Who Can Have HOLEP Prostate Surgery?

Who is a candidate for prostate HoLEP surgery?

Bening prostatic hyperplasia (BPH, benign prostatic enlargement) is a disease whose incidence increases with age. Endoscopic treatment methods are generally used in surgical treatment. Among these, transurethral resection of the prostate (TURP, TURPP) is a common operation. In recent years, laser prostate treatment has gained more popularity. We have been using the laser method for BPH patients for a long time. In this article, I will talk about who and which patients will undergo laser prostate surgery.


BPH and HOLEP laser therapy

BPH (benign prostate hyperplasia), benign prostatic enlargement, is a disease seen in more than 40 percent of patients aged 60 years and older. BPH is a benign disease and its treatment is different from prostate cancer. Benign prostatic enlargement in older men usually presents with urinary complaints.

HOLEP (holmium laser enucleation of the prostate) means laser removal of the prostate. In patients with benign prostatic enlargement, the camera is entered through the urinary canal and the enlarged part of the prostate that presses on the urinary canal is separated from the prostate muscle and thrown into the bladder. These pieces, which are thrown into the bladder, are then separated into small pieces by a process called morcellation and taken out of the urinary canal.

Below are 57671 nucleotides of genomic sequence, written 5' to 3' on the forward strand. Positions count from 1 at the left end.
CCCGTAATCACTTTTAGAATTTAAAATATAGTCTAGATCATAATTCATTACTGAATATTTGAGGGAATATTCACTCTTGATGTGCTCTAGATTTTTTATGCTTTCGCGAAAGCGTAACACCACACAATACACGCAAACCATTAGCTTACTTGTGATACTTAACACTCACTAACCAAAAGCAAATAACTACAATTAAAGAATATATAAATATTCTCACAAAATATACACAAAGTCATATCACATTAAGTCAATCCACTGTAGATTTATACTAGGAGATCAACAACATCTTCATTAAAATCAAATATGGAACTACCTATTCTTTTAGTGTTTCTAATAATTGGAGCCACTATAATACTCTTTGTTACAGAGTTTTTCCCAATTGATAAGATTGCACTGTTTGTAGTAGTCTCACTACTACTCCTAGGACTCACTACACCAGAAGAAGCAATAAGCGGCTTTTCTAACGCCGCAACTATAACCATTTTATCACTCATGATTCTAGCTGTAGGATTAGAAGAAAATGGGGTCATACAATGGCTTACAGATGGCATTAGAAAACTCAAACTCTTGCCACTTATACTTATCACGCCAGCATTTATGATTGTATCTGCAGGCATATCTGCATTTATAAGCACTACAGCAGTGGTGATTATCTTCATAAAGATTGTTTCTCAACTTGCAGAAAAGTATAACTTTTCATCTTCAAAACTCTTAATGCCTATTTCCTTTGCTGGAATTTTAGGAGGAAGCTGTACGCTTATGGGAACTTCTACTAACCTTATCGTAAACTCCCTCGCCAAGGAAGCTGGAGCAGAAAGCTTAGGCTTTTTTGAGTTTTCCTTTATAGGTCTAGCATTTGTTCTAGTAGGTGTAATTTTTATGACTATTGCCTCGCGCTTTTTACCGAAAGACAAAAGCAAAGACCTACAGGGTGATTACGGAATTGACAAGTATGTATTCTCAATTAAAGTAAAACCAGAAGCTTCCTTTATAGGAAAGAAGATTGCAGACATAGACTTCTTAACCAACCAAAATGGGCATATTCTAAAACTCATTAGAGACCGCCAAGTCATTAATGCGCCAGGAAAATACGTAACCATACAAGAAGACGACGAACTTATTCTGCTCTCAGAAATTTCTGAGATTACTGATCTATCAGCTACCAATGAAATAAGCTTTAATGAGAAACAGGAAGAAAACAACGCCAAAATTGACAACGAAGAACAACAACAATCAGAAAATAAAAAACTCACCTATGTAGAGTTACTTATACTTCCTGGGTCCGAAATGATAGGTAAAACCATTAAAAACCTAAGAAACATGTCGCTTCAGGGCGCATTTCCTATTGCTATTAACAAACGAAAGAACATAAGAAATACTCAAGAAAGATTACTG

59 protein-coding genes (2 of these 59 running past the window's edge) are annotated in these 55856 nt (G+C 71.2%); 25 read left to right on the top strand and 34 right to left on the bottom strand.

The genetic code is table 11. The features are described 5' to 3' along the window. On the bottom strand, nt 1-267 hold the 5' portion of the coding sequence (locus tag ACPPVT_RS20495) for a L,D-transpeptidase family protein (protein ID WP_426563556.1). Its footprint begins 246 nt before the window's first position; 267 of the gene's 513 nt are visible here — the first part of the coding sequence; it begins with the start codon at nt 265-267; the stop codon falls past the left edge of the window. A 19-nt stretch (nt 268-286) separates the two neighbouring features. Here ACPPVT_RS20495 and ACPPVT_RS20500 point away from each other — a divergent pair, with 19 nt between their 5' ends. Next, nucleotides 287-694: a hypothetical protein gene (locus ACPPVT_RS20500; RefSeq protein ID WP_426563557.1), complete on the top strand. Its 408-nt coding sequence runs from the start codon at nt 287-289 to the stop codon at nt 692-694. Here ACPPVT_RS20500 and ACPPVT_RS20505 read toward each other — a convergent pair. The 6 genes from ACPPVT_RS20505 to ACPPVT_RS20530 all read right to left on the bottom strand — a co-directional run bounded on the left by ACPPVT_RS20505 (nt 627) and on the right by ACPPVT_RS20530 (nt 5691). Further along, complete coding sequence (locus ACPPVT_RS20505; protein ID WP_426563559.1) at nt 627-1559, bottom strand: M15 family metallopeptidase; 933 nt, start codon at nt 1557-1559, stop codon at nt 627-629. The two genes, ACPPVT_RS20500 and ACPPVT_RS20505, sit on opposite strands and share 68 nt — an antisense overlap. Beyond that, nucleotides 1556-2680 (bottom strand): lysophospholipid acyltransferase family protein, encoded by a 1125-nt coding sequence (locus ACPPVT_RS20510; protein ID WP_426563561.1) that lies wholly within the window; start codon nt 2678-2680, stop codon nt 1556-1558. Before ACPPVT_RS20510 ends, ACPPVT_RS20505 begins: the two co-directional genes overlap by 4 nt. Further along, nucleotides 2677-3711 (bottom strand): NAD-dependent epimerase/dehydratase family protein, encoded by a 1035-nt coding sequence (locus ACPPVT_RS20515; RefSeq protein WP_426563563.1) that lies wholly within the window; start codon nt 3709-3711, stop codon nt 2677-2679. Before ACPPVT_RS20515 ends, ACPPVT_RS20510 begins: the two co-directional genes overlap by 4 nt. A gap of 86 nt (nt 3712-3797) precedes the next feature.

HoLEP surgery in urology is a laser surgical method that is effective in benign enlargement of the prostate. Common complaints in elderly male patients with benign prostatic enlargement:

  • Frequent urination, especially at night
  • Difficulty urinating, needing to strain
  • Drops of urine at the end of urination (terminal dribling)
  • Urinary incontinence before reaching the toilet with the feeling of sudden urination
  • The need to urinate again after urinating
  • Feeling of incomplete emptying of the bladder after urinating


Which patients need laser prostate surgery?

There is no need for surgery for every patient with prostate enlargement. Some of the men with enlarged prostate usually respond well to drug treatments called alpha blockers if their complaints are not too severe and do not need surgery. However, over time, patients begin to not benefit much from these drugs, and in such cases, we have no more options than surgical treatment.